I had to think about this one.  Why did that ill-tempered but pretty useless little hominid provoke such a strong reaction in so many?  I wonder if it's got something to do with the powerlessness a child feels when confronted with (what seems like) irrational and uncontrolled anger in adults; ie from the people we expect to be rational and controlled?

Enough!  I don't mean to give you nightmares. Here is a soothing picture to end on.  

It's from many people's favourite childhood book: Tootles the Taxi. Illustrations by John Kenney, who also illustrated Thomas the ... Tank ... Engi.. ...

8 comments:

Lynn Willson said...

All very interesting, and very visual. The assumption seems to be that the pictures are the big thing, and for many they are. Rumplestiltskin however pointy and waspy didn't bother us too much though, compared to the concept of 'something nasty under the bridge'. Which as a responsible parent I milked every time we came to a little bridge on a walk...

So what I am saying, is that the words of the story are there too, not just the illustrations. A point I could make about all the 'Peter and Jane' worship as well, but don't get me started.

Helen said...

Ah but I'm afraid the point you're making is as an adult reading the story, not as a child. If you didn't grow up struggling to read these stories by yourself, I don't think you can quite appreciate the impact of the pictures. Similarly you didn't learn to read with Peter and Jane. By using the word 'worship' then you appreciate that it is a real and widespread response. It may not be one you share, not having had quite the same experience, but that doesn't make it invalid.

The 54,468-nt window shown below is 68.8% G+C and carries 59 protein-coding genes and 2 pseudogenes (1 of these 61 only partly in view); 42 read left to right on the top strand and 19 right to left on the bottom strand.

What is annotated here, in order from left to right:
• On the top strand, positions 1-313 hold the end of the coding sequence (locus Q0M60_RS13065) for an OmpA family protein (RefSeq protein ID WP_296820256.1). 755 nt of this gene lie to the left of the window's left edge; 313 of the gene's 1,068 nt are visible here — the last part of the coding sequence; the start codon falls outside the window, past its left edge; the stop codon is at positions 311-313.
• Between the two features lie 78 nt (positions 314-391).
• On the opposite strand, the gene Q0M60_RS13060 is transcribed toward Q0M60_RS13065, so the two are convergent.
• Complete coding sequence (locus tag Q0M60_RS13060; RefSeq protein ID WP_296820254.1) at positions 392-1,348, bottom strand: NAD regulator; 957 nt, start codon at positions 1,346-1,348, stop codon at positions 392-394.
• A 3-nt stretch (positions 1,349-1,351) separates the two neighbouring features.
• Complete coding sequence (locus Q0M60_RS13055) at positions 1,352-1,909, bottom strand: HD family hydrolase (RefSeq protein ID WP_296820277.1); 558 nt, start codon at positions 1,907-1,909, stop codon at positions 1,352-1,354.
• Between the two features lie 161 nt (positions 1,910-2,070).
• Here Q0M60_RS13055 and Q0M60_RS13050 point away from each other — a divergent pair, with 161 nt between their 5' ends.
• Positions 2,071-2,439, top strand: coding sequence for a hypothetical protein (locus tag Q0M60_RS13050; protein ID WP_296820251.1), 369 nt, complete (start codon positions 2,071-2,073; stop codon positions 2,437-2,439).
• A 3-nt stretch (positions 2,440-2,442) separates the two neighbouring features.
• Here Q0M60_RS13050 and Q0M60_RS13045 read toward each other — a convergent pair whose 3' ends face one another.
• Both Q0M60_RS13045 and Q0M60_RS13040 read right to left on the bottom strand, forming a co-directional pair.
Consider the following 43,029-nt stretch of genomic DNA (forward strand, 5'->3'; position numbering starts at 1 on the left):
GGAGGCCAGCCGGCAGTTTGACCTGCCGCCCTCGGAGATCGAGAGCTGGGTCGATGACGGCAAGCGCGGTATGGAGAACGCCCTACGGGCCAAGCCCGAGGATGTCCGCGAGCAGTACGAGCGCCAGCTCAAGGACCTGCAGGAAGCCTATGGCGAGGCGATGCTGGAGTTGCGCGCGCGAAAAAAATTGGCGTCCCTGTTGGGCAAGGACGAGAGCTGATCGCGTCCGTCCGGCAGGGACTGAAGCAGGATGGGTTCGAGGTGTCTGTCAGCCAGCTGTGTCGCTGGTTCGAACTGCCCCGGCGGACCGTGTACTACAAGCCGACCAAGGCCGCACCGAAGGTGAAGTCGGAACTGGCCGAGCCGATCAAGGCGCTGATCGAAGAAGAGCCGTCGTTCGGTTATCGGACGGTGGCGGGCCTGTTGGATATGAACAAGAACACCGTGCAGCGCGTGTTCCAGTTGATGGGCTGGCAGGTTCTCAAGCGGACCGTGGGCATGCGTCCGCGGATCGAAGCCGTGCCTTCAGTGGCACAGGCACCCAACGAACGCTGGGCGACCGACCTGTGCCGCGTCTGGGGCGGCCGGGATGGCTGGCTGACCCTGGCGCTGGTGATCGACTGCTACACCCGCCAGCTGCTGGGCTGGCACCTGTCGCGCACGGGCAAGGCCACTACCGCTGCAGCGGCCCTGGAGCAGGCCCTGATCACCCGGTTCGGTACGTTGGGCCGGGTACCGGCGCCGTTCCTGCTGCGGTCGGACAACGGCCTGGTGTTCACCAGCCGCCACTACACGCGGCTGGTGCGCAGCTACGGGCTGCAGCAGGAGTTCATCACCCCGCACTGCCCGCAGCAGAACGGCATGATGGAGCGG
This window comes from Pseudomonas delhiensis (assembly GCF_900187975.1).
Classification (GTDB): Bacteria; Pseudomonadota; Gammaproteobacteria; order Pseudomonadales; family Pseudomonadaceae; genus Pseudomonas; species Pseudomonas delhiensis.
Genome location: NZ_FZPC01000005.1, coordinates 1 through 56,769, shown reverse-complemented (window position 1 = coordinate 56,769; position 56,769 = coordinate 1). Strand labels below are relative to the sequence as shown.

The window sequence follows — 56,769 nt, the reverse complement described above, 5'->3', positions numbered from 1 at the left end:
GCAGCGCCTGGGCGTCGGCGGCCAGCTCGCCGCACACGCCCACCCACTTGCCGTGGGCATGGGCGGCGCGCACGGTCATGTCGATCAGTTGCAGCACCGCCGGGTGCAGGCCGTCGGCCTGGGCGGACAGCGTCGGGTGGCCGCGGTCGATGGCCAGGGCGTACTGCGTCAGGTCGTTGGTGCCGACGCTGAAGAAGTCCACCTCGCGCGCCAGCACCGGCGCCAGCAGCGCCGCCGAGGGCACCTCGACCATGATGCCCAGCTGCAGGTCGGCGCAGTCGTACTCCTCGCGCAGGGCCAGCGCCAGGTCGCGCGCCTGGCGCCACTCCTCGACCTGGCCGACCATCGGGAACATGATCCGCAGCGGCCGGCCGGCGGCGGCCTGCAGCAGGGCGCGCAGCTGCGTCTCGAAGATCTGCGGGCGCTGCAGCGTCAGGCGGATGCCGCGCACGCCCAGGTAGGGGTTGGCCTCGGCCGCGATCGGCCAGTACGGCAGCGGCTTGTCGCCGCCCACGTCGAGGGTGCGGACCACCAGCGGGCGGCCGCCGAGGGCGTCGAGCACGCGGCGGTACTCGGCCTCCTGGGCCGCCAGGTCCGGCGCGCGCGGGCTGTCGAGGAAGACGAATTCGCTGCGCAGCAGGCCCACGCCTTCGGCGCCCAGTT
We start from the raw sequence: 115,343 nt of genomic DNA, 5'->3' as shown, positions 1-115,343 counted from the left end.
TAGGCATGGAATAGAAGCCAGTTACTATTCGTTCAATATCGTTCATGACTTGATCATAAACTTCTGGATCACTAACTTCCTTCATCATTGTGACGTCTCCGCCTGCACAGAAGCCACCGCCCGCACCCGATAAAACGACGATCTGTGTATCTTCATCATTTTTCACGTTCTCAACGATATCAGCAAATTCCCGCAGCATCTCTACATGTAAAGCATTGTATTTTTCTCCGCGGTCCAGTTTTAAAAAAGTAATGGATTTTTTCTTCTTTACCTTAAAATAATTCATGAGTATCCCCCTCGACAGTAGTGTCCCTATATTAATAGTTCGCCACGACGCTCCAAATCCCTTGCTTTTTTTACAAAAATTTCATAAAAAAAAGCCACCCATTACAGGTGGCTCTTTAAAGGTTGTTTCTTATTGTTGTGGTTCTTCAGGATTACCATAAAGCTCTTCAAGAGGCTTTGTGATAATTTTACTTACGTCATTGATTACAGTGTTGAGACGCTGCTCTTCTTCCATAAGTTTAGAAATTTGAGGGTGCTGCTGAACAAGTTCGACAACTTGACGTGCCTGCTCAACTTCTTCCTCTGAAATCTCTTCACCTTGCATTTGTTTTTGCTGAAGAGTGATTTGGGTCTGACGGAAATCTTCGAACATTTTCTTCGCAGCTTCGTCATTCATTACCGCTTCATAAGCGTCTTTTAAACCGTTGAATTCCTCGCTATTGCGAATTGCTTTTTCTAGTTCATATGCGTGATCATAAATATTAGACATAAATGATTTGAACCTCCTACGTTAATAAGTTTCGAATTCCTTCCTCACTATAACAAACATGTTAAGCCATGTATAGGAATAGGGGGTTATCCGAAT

Lynn Willson said...

Nothing invalid about adults valuing the Peter and Jane illustrations for their skill, charm, nostalgia value etc. But as a reading scheme (here I have experience as a reading specialist in the seventies and eighties) Peter and Jane bored most children, and today's adults blank that out in the rush to coo over Jane's little white cardigan.

So my original point about disregarding the text in your fear sample reminded me of the prevalence of visual focus elsewhere.

Helen said...

Wow! No sweeping generalisations there!

Some 'specialists' felt as you did, others did not. At the time, most did not. Hence the phenomenal success of the scheme over the decades with teachers, parents and children. But of course, approaches and tastes evolve over the years.